Photo Detective: Long-Distance Call for Help

By Maureen A. Taylor Premium

Joanne Wallace owns copies of these undated portraits of her great-grandparents, Patrick Wallace and Sarah (Foley, or Folan) Wallace. She knows almost nothing about their lives in America and would like to learn more. Unfortunately, she lives in Hong Kong, which makes genealogical research possible only from a distance. All’s not lost, though: Here’s how she can tackle these photo mysteries.

First, Joanne asked me to identify her great-grandmother’s portrait, which she says has “a strange appearance as if it were a pencil drawing.” She wonders what type of photograph it is, as well as where and when it was taken. The type of image is known as a crayon portrait, a photograph enhanced by charcoal. (See my column “Wedding Album” for details on this method.) The image lacks a photographer’s imprint, so I can’t determine where it was taken based on photographic clues alone. However, dating the portrait was relatively easy. The woman’s full hair and dress style were in vogue between 1900 and 1910. Since Joanne’s great-grandparents were married June 27, 1911, this could be a wedding portrait, or a photo taken just before their wedding. The portrait of Joanne’s great-grandfather also falls within that time frame.

While researching her Wallace line, Joanne discovered that Patrick (born about 1883) and Sarah were Irish, and that they married in Boston. She doesn’t know when they immigrated to the United States. The marriage record, found in the Archdiocese of Boston’s archives, says “Sail for Ireland tomorrow” in the margin.

There are several steps Joanne can take to learn more about her great-grandparents:


  • Search the newspapers for June 27, 1911, to see what ships left from Boston and where they were going. I’m not aware of any departure records for Boston, but having the ship’s name could be helpful later on.
  • If either of her great-grandparents was a US citizen, Joanne might find a passport application. She can order these records on microfilm from the National Archives and Records Administration (NARA) or from one of Hong Kong’s four Family History Centers (FHCs), branches of the Salt Lake City-based Family History Library.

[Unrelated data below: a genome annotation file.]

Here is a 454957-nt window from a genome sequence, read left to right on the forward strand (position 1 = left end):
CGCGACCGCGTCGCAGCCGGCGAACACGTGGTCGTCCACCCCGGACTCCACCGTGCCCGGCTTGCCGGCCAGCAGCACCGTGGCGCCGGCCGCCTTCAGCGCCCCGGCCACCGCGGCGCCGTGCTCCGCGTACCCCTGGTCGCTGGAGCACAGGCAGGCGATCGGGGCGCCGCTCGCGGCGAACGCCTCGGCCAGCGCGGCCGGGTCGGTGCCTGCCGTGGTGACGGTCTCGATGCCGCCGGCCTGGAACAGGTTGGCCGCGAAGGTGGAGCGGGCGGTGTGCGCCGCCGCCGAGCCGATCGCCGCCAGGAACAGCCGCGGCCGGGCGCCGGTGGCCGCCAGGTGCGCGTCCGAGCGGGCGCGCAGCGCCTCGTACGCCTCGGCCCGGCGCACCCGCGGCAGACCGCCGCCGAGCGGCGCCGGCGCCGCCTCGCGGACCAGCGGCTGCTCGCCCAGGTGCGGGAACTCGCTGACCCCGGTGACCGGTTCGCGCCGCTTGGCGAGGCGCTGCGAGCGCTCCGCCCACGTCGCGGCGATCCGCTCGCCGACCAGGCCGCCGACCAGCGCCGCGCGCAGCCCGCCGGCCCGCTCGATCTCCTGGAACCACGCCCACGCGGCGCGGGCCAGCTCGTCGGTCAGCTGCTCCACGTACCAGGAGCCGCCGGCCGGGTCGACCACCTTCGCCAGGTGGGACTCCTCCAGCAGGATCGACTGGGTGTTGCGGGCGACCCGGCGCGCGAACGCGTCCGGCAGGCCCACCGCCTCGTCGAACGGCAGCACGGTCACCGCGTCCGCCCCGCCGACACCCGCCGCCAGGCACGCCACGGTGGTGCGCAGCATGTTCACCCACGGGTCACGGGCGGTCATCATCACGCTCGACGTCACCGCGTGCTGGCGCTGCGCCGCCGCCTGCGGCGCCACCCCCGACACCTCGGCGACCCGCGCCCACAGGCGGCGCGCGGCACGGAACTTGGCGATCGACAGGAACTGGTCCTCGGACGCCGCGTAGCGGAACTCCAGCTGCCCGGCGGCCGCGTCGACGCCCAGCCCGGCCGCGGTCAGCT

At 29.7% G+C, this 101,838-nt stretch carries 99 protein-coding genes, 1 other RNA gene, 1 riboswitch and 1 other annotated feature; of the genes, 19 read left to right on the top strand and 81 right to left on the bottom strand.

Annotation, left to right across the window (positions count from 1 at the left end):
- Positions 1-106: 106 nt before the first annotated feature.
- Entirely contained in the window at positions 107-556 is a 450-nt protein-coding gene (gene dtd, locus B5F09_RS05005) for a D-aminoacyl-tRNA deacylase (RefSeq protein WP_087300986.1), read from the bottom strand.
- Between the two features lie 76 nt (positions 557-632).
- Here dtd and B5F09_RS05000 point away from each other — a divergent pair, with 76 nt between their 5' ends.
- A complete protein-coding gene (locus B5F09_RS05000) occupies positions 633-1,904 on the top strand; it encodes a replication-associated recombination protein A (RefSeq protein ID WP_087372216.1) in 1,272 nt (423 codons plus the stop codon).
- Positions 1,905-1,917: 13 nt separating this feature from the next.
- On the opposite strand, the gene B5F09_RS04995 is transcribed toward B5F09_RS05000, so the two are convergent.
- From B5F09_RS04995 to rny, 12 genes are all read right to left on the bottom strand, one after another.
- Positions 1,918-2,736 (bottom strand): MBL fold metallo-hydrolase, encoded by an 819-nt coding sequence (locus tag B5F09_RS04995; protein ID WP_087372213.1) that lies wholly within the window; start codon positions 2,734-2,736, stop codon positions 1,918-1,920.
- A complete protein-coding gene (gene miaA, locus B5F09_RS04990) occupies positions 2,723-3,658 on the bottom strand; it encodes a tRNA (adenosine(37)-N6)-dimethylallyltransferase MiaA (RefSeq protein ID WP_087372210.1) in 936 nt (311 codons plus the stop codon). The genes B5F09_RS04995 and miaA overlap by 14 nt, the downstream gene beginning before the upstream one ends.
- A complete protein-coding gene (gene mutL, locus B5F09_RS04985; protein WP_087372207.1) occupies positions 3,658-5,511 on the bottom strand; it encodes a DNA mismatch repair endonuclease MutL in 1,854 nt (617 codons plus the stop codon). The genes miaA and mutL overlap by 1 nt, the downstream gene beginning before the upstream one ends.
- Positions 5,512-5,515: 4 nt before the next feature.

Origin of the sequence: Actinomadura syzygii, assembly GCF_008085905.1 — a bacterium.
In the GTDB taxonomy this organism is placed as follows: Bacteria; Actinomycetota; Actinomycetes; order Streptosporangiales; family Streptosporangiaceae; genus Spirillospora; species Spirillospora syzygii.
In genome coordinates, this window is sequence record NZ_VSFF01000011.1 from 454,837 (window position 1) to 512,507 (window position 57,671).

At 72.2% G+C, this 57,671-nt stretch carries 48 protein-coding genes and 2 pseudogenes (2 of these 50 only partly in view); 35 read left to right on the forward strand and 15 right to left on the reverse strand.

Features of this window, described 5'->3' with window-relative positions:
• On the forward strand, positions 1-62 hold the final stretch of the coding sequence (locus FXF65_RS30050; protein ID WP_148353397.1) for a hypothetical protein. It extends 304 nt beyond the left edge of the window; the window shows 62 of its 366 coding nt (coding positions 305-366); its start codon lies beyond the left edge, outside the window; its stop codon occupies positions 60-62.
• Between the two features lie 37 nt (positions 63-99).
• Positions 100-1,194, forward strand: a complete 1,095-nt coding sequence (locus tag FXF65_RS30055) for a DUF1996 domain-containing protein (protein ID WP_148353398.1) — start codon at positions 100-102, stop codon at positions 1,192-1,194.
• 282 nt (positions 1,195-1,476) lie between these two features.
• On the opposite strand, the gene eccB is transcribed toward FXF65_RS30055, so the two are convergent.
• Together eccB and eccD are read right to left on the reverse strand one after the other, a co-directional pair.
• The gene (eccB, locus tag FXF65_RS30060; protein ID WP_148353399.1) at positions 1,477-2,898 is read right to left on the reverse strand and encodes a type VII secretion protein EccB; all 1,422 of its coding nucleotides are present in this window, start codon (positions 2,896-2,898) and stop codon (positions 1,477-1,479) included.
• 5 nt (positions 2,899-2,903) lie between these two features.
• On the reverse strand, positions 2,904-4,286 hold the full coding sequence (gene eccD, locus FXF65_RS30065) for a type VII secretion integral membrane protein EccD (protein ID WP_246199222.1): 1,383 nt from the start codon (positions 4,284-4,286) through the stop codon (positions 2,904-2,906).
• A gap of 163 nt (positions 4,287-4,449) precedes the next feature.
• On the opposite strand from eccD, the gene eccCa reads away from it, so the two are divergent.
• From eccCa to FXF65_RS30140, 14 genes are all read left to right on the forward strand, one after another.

• Hire someone to search Boston city directories. These would reveal how long the couple lived in Boston before they were married. Establishing an approximate arrival date will help her find their passenger records, which she also can obtain from NARA and FHCs.

  • Contact the Archdiocese of Boston for additional information on the parish where they were married.

  • Search the 1910 federal census to see if the couple lived alone or with their parents/families. Once again, NARA and FHCs have these records on microfilm.

  • Contact The Irish Ancestral Research Association (TIARA) for a list of resources in the United States and Ireland.

These six steps should help answer the larger questions about this couple: why they left Ireland and when (and possibly why) they returned. For more tips on Irish research, I suggest Dwight A. Radford & Kyle J. Betit’s A Genealogist’s Guide to Discovering Your Irish Ancestors (Betterway Books, $19.99). Although living in Hong Kong restricts some of the research Joanne can do in person, she has plenty of other options—scouring Internet databases, hiring a professional researcher or borrowing microfilm. It’s only a matter of time before she cracks her ancestors’ codes.

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